There's no denying that we live in a very complex country. India is made up of many Indias, with diverse views and viewpoints. Thanks to social media, one is finding it even more difficult to have a decent discussion or debate over anything, because you fear trolls. You fear backlash.

And in the midst of this chaos, has come this honest, freewheeling conversation between 2 JNU students and a comedian, a decent conversation over everything wrong with the country, on India and its political system.

Comedian Kunal Kamra got together, Umar Khalid and Kanhaiya Kumar, and honestly it is a breath of fresh air.

The three do not agree on everything and still, they sat down to have a civilised conversation, because that's what educated people do.

When they discussed the application of labour laws for those working as full-time trolls for the political machinery.

Umar Khalid brought forward an interesting incident about the Gurmehar Kaur episode, and the need to stop treating the women of the country as second-class citizens. He spoke about this incident when the women of Delhi University raised their slogans about not wanting to be a divine goddess anymore.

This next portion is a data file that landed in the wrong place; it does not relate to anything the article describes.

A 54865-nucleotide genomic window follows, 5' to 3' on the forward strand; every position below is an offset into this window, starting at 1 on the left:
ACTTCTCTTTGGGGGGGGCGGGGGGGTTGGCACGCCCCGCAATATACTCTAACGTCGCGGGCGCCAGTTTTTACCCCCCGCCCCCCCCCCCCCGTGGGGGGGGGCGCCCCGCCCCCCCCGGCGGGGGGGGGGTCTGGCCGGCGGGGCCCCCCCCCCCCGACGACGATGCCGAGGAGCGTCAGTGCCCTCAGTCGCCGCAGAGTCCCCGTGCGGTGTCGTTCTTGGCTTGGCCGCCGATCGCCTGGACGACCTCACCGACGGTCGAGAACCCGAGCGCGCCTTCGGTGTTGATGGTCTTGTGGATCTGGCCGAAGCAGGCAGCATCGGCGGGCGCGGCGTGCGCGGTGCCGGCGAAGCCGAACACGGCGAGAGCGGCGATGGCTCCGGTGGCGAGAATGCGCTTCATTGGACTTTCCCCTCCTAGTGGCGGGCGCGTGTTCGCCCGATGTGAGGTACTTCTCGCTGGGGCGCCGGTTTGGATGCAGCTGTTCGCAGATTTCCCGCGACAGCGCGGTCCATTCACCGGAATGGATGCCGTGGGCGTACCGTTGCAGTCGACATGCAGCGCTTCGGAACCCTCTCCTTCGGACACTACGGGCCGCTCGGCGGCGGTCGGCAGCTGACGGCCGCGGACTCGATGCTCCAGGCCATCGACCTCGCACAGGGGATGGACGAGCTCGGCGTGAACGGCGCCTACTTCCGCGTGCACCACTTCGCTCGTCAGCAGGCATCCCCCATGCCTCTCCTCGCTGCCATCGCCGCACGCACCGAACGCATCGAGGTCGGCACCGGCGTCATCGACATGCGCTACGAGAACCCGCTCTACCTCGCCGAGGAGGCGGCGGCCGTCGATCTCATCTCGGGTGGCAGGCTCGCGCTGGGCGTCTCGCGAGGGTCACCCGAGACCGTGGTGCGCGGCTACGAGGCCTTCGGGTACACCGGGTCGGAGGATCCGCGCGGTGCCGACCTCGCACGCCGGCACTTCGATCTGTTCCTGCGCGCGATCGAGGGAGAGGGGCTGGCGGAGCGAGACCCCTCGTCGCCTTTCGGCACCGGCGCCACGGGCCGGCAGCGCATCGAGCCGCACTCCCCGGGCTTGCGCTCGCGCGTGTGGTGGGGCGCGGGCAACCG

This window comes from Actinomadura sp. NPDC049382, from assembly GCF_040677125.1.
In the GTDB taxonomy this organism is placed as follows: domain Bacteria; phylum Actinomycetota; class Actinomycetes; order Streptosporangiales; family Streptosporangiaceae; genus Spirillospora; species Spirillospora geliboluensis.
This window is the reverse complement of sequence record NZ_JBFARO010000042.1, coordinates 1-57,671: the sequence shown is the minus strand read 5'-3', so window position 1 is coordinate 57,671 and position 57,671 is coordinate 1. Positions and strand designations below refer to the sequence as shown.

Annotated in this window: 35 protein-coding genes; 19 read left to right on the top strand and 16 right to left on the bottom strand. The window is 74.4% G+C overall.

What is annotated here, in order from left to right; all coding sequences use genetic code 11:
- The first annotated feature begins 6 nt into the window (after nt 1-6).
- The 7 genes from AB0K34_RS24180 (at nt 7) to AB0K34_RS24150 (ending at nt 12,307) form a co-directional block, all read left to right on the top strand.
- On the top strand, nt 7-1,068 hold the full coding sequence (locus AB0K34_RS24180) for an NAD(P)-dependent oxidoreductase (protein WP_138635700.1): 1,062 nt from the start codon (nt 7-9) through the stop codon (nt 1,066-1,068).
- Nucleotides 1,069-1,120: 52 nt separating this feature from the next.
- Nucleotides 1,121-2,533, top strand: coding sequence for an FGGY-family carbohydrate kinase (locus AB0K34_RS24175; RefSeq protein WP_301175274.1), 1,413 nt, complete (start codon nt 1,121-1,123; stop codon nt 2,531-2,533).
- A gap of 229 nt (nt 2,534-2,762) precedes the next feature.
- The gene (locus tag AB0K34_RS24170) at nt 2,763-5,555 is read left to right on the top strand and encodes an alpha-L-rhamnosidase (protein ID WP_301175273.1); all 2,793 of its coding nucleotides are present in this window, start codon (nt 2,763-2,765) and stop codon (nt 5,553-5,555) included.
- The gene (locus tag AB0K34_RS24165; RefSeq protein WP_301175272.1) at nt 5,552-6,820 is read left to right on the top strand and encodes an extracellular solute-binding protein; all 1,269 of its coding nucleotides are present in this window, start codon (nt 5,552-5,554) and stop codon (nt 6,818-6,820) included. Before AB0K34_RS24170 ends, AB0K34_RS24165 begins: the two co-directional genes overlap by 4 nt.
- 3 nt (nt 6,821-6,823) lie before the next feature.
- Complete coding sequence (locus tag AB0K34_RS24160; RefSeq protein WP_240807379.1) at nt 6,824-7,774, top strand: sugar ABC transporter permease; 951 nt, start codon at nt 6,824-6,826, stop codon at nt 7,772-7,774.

When Kunal expressed his opinion on the problematic issue of reservations for the lower classes of the society, Kanhaiya underlined the problem of subtle art of caste profiling.

They even discussed the evolving definition of nationalism, and how it has become too one-dimensional as opposed to what it used to be in 1947.

Umar Khalid couldn't stress enough on the importance of conversation in a healthy democracy, something that the people have forgotten.

The students even spoke about the agenda behind calling them for rigged debates on primetime news channels.

Kanhaiya had this beautiful anecdote about civilised disagreement with his fellow JNU student Umar Khalid.

Umar Khalid announced his intention against those in power, that his voice wouldn't get suppressed.

Kanhaiya discussed the only way to make it in politics today.

Kunal recounted this funny incident when he felt bad for this young journalist trying to locate a good story.

You can watch the whole conversation here:

Ask yourself, is it too hard to have a conversation with someone you disagree?